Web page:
Governor Wolf’s First Term Marks Substantial Shift for Pennsylvania’s Energy, Environment January 08, 2019 SHARE Email Facebook Twitter Environment, Press Release Harrisburg, PA – Since taking office, Governor Tom Wolf has worked to protect Pennsylvania’s air, water, and land through smarter energy policy and conservation. Today following the signing of a new executive order establishing the first statewide air pollution goal, he pledged to continue to make Pennsylvania an environmental leader in his second term.“Since coming to office I have been a strong advocate for the environment and have worked to make sure all Pennsylvanians have clean air and pure water,” said Governor Wolf. “Pennsylvania has seen major reductions in pollution since I came to office. Our focus on increased reliance on clean energy, improved energy efficiency, and improved oversight of emissions of potent greenhouse gases such as methane, have all been critical in helping to move Pennsylvania forward.”Governor Wolf’s efforts over the past four years, including working in a bipartisan manner with the General Assembly, and environmental advocates, have resulted in increased protections for Pennsylvania’s resources:Clear AirMoved forward with a Methane Reduction Strategy, including finalizing some of the first permits in the nation to set a threshold on methane emissions from new unconventional gas wells and other infrastructure, and proposing new regulations to reduce methane emissions from existing wells and infrastructure.Began implementing a plan to use the $118 million settlement from Volkswagen to reduce air pollution from cars, trucks, and other diesel-powered equipment.Fought the Trump Administration’s attempts to gut environmental laws and regulations and defund critical environmental programs and the EPA.Pure WaterHired additional staff for the Safe Drinking Water program to ensure Pennsylvanian’s drinking water is clean and safe.Provided enhanced protections to dozens of streams across Pennsylvania in order to reduce pollution, protect aquatic life, and provide recreational opportunities for anglers and tubers alike.Formed the PFAS Action Team in September 2018. Led by DEP Sec. Patrick McDonnell, this multi-agency team is taking proactive steps to identify possible contamination and address health concerns for Pennsylvanians.Secured funding for communities stricken by the 2018 floods, and provided clearer guidance for residents and municipalities on how to manage streams and rivers to prevent flooding.Achieved unprecedented progress toward 2025 water pollution reduction goals through new levels of partnership and innovation.Clean Energy JobsSigned legislation that enables low-cost, long-term funding for energy efficiency, renewable energy, and water conservation upgrades to commercial or industrial properties.Released a plan to increase solar power across Pennsylvania to 10 percent of total production by 2030.Signed legislation to expand of the use of solar energy across the commonwealth, while ensuring that the environmental and health benefits of solar energy are experienced in Pennsylvania.Retooled the state’s Solar Energy Program to include grant funding to help make Pennsylvania a leader in clean energy.Modernization, Remediation, and SustainabilityIncreased oil and gas drilling inspections after switch to electronic process in 2017.Secured increased funding for the Department of Environmental Protection in order to help it fulfill its mission of protecting Pennsylvania’s air, land, and water from pollution and to providing for the health and safety of its citizens through a cleaner environment.Moved forward with enhanced building codes to help save Pennsylvanian’s money on utilities, improve energy efficiency, and enhance safety.Reinstated a moratorium on oil and gas development on state parks and forests.Awarded more than $60 million in grants to communities and businesses to improve and restore streams and watersheds, repair abandoned mine damage, improve water and sewer infrastructure, and switch to cleaner vehicles.Approved millions in funding to reclaim and restore abandoned mine lands for the benefit of the environment and local economies.In addition to the Wolf Administration’s first term accomplishments, the governor vowed to continue to take meaningful steps to address climate change, while helping to create good paying jobs in the clean energy sector and be a responsible steward of taxpayer dollars by:Continuing to work to streamline permitting by utilizing technology such as e-permitting and continual process improvements to ensure that the regulated community receives permit decisions in a predictable, timely manner, while Pennsylvania’s critical environment protections are maintained.Finalizing a strong Watershed Implementation Plan to support Pennsylvania farmers and communities in improving local water quality.Participating in the regional Transportation Climate Initiative to develop the clean energy economy and reduce oil dependence and greenhouse gas emissions from the transportation sector.Moving forward with implementation of recommendations of the PA Solar Future Plan.Supporting the implementation of Pennsylvania’s Climate Action Plan, which will be released shortly and contains numerous strategies to address climate change impacts and reduce emissions within various sectors of Pennsylvania’s economy.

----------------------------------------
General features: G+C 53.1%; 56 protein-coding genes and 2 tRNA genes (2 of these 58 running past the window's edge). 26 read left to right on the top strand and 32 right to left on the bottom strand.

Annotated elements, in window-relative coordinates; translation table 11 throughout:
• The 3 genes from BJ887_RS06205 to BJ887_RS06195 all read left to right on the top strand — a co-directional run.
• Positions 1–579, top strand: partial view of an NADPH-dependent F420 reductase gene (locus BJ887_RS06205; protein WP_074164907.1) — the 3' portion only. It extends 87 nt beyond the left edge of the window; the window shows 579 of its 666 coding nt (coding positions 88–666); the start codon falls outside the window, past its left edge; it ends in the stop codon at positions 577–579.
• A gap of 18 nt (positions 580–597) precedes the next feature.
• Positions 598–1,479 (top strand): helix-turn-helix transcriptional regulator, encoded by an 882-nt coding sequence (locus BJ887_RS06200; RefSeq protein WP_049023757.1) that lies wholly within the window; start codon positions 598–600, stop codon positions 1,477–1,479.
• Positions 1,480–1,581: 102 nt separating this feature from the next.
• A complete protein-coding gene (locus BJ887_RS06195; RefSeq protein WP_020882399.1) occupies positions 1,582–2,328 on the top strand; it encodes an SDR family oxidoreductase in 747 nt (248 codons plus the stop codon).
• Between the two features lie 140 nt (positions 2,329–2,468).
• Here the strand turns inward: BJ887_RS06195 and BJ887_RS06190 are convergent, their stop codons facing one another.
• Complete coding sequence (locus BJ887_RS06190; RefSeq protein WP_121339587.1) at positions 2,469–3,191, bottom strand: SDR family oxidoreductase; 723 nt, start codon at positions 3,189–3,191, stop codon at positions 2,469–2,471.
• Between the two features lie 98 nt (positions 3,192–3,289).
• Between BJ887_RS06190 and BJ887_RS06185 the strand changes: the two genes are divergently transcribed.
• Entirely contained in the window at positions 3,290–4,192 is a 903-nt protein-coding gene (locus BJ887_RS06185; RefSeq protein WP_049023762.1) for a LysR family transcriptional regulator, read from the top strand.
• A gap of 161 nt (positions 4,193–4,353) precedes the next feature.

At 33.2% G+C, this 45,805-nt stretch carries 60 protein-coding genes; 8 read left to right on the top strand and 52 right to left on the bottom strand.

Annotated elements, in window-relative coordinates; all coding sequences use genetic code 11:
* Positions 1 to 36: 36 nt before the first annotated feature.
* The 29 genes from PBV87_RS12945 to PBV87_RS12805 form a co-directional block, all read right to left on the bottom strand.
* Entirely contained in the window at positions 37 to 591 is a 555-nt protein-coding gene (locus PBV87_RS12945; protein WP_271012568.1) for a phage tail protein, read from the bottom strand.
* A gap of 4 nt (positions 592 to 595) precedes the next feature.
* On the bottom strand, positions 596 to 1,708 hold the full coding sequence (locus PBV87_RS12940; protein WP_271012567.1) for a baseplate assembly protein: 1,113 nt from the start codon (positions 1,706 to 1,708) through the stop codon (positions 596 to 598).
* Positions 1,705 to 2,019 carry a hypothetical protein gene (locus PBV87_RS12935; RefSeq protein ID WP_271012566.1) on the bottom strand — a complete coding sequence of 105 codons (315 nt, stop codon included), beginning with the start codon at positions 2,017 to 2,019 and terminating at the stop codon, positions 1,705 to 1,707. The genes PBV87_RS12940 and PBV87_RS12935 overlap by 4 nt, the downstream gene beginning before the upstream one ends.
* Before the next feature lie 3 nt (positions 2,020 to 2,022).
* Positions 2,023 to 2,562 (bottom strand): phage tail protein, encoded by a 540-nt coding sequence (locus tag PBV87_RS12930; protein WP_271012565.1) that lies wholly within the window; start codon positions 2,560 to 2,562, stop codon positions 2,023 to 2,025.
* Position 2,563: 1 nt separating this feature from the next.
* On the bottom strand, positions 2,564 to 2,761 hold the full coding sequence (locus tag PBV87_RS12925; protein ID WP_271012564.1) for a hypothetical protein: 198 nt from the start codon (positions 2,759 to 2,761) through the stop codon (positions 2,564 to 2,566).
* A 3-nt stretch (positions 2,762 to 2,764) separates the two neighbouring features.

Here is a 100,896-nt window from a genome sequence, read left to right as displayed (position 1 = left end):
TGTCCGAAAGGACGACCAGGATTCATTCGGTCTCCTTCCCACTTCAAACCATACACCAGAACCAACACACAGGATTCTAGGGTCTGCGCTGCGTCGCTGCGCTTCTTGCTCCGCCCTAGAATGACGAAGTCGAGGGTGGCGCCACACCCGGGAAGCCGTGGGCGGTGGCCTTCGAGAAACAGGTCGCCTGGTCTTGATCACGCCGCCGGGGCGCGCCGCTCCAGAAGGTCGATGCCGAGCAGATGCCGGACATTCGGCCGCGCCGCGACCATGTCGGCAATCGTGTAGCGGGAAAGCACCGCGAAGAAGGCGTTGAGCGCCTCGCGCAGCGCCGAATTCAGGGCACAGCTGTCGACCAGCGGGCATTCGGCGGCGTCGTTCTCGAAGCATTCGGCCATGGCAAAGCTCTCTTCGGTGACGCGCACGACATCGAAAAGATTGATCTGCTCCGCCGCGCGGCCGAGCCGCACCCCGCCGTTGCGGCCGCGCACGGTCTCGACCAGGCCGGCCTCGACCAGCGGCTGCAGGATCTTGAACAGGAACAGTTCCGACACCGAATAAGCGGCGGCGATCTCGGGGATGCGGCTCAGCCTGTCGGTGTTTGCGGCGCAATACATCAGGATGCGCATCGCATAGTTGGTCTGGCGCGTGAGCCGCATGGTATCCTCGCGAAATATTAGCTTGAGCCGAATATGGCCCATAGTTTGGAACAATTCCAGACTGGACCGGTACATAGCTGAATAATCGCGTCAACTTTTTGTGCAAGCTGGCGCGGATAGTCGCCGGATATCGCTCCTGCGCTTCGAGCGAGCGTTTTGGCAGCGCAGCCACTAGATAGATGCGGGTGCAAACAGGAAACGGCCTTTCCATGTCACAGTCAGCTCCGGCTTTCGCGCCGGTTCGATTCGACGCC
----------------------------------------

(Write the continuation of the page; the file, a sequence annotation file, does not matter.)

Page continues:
I’ve noticed a number of ways fans have tried to fill this gaping hole left in our hearts by the lack of sports. Rewatching old classics, intense gaming and indoor 3-point contests with toilet paper and a laundry hamper are some. More specifically, flip on the type of news that, if you’re paying any attention, reaffirms time and time again how much the current administration here in America lacks both the decency and the brains to properly deal with this crisis. The failures of President Trump and his cabinet are on full display right before our very eyes. They’re really not trying to hide them — or at least, they aren’t doing a very good job at it — and we have no sports to give us an excuse not to pay attention. That’s all good and well. But don’t miss this opportunity to pay closer attention to some of the things that will have a much wider and longer-lasting impact on our world than the suspension of the NBA, delay of MLB or cancelation of NCAA spring competition. That is, flip off ESPN’s Slippery Stairs broadcast (which, I admit, is entertaining), and flip on the news. If everything must be framed within the context of sports, fine: They’re playing baseball again in South Korea. You know — the news that talks about the whole global pandemic thing that caused this societal shutdown in the first place, how many lives it has claimed and will likely claim in the near future, what scientific and social strategies have been taken around the world to flatten the curve — not the news that quibbles over which team Jameis Winston will throw 80 interceptions for next year or what number his (washed) successor will wear on the road to his couch to watch the playoffs. Early on in the shutdown of the sports world, I spent many of my waking hours trying to find a silver lining. I struggled. But over the course of approximately the last week, I found it, and since I did, it has become more and more painfully obvious with each passing day. Think about the fact that South Korea and the United States each had their first reported confirmed case on Jan. 20, and that one of those countries has mitigated the spread of the virus about as effectively as physically possible, while the other country is the United States. Nathan Ackerman is a sophomore writing about sports and sociopolitics. He is also an associate managing editor of the Daily Trojan. His column, “Courtside,” typically runs every Friday. I’ll do whatever I can to approach my necessary daily sports fix, and you should too — but don’t get sucked in. Don’t let it prevent you from tuning in to the other things that matter. You’ve been sitting on your ass for the last week because that’s essentially all you’re legally allowed to do. You miss sports and no matter how many 1993 NBA playoff games you watch, you’ll still miss sports. Accept this reality. Watch the news. If there was ever a good time for the suspension of sports due to a global pandemic (there’s not), it’s now. This administration has failed its people often for the last three years, but what better time to notice that most glaringly than right before we have the chance to replace it with a new one?! For the time being, sports are gone, and that sucks. But meanwhile, the response to the crisis by our president — which sucks even more — continues to reveal the glaring shortcomings within the current administration, and the absence of sports is giving us a perfect opportunity to realize them. I hope you take advantage of that. Think about the asymptomatic NBA players that have been tested for the virus while your average American citizen with anything short of life-threatening symptoms can’t. Think about the fact that we don’t have enough masks or respirators to protect the healthcare workers risking their lives to treat the sick. Think about the fact that these exact fucking problems were predicted by a mock epidemic conducted by experts and former officials in May 2018, the same month President Donald Trump blew up a National Security Council unit specifically intended to prepare for the threat of a pandemic because, evidently, that threat seemed minimal. Oops! If this doesn’t spur the political participation that our country is so clearly lacking, I really don’t know what will. I miss sports incredibly. The other day I filled out a hypothetical March Madness bracket and used a random number generator to simulate the entire tournament. I’ve watched the 2019 and 2018 Philadelphia Phillies video yearbooks on YouTube the last two days, and I plan to watch the 2017 one shortly after I finish writing this column. Think about the fact that the president was asked by a reporter how to calm the anxieties of Americans rightfully terrified by the outbreak — quite possibly the easiest question a president can answer in times like these — to which he responded, “You’re a terrible reporter … I don’t call it ‘Comcast,’ I call it ‘Concast.’”